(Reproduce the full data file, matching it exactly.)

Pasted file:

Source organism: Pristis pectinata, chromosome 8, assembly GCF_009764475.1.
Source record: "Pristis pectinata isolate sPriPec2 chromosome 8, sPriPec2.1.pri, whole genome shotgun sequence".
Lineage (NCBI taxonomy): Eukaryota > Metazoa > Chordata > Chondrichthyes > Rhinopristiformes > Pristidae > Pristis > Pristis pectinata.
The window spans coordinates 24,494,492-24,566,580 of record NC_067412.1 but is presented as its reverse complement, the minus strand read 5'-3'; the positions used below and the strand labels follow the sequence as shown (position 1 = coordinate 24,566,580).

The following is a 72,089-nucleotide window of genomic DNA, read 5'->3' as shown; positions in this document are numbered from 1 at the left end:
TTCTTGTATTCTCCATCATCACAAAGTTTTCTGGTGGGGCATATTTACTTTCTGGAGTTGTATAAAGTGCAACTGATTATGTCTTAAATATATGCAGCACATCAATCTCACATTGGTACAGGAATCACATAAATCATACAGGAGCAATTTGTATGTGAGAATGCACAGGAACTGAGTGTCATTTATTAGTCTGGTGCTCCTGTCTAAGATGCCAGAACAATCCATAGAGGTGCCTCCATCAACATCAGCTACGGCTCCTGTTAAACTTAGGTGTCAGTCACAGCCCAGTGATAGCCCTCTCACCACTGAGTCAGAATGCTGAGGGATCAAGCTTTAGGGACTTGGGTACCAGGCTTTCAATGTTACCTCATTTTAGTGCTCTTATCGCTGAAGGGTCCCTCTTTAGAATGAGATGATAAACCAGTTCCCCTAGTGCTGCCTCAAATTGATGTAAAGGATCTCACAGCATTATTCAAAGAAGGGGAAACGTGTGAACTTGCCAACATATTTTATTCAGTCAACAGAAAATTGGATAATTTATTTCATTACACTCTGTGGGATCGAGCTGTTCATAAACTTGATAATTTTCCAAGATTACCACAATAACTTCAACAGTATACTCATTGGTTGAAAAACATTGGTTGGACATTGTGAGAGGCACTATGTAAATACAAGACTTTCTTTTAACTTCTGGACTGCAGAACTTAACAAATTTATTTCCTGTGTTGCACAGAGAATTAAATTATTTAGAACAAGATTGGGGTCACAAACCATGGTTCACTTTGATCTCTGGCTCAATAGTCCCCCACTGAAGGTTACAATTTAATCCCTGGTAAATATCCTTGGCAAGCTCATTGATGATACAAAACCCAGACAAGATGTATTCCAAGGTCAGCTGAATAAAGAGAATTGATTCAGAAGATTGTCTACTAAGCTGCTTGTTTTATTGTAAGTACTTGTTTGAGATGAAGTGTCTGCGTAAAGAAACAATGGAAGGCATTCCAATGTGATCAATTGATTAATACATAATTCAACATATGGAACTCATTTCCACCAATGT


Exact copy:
Source organism: Pristis pectinata, chromosome 8, assembly GCF_009764475.1.
Source record: "Pristis pectinata isolate sPriPec2 chromosome 8, sPriPec2.1.pri, whole genome shotgun sequence".
Lineage (NCBI taxonomy): Eukaryota > Metazoa > Chordata > Chondrichthyes > Rhinopristiformes > Pristidae > Pristis > Pristis pectinata.
The window spans coordinates 24,494,492-24,566,580 of record NC_067412.1 but is presented as its reverse complement, the minus strand read 5'-3'; the positions used below and the strand labels follow the sequence as shown (position 1 = coordinate 24,566,580).

The following is a 72,089-nucleotide window of genomic DNA, read 5'->3' as shown; positions in this document are numbered from 1 at the left end:
TTCTTGTATTCTCCATCATCACAAAGTTTTCTGGTGGGGCATATTTACTTTCTGGAGTTGTATAAAGTGCAACTGATTATGTCTTAAATATATGCAGCACATCAATCTCACATTGGTACAGGAATCACATAAATCATACAGGAGCAATTTGTATGTGAGAATGCACAGGAACTGAGTGTCATTTATTAGTCTGGTGCTCCTGTCTAAGATGCCAGAACAATCCATAGAGGTGCCTCCATCAACATCAGCTACGGCTCCTGTTAAACTTAGGTGTCAGTCACAGCCCAGTGATAGCCCTCTCACCACTGAGTCAGAATGCTGAGGGATCAAGCTTTAGGGACTTGGGTACCAGGCTTTCAATGTTACCTCATTTTAGTGCTCTTATCGCTGAAGGGTCCCTCTTTAGAATGAGATGATAAACCAGTTCCCCTAGTGCTGCCTCAAATTGATGTAAAGGATCTCACAGCATTATTCAAAGAAGGGGAAACGTGTGAACTTGCCAACATATTTTATTCAGTCAACAGAAAATTGGATAATTTATTTCATTACACTCTGTGGGATCGAGCTGTTCATAAACTTGATAATTTTCCAAGATTACCACAATAACTTCAACAGTATACTCATTGGTTGAAAAACATTGGTTGGACATTGTGAGAGGCACTATGTAAATACAAGACTTTCTTTTAACTTCTGGACTGCAGAACTTAACAAATTTATTTCCTGTGTTGCACAGAGAATTAAATTATTTAGAACAAGATTGGGGTCACAAACCATGGTTCACTTTGATCTCTGGCTCAATAGTCCCCCACTGAAGGTTACAATTTAATCCCTGGTAAATATCCTTGGCAAGCTCATTGATGATACAAAACCCAGACAAGATGTATTCCAAGGTCAGCTGAATAAAGAGAATTGATTCAGAAGATTGTCTACTAAGCTGCTTGTTTTATTGTAAGTACTTGTTTGAGATGAAGTGTCTGCGTAAAGAAACAATGGAAGGCATTCCAATGTGATCAATTGATTAATACATAATTCAACATATGGAACTCATTTCCACCAATGT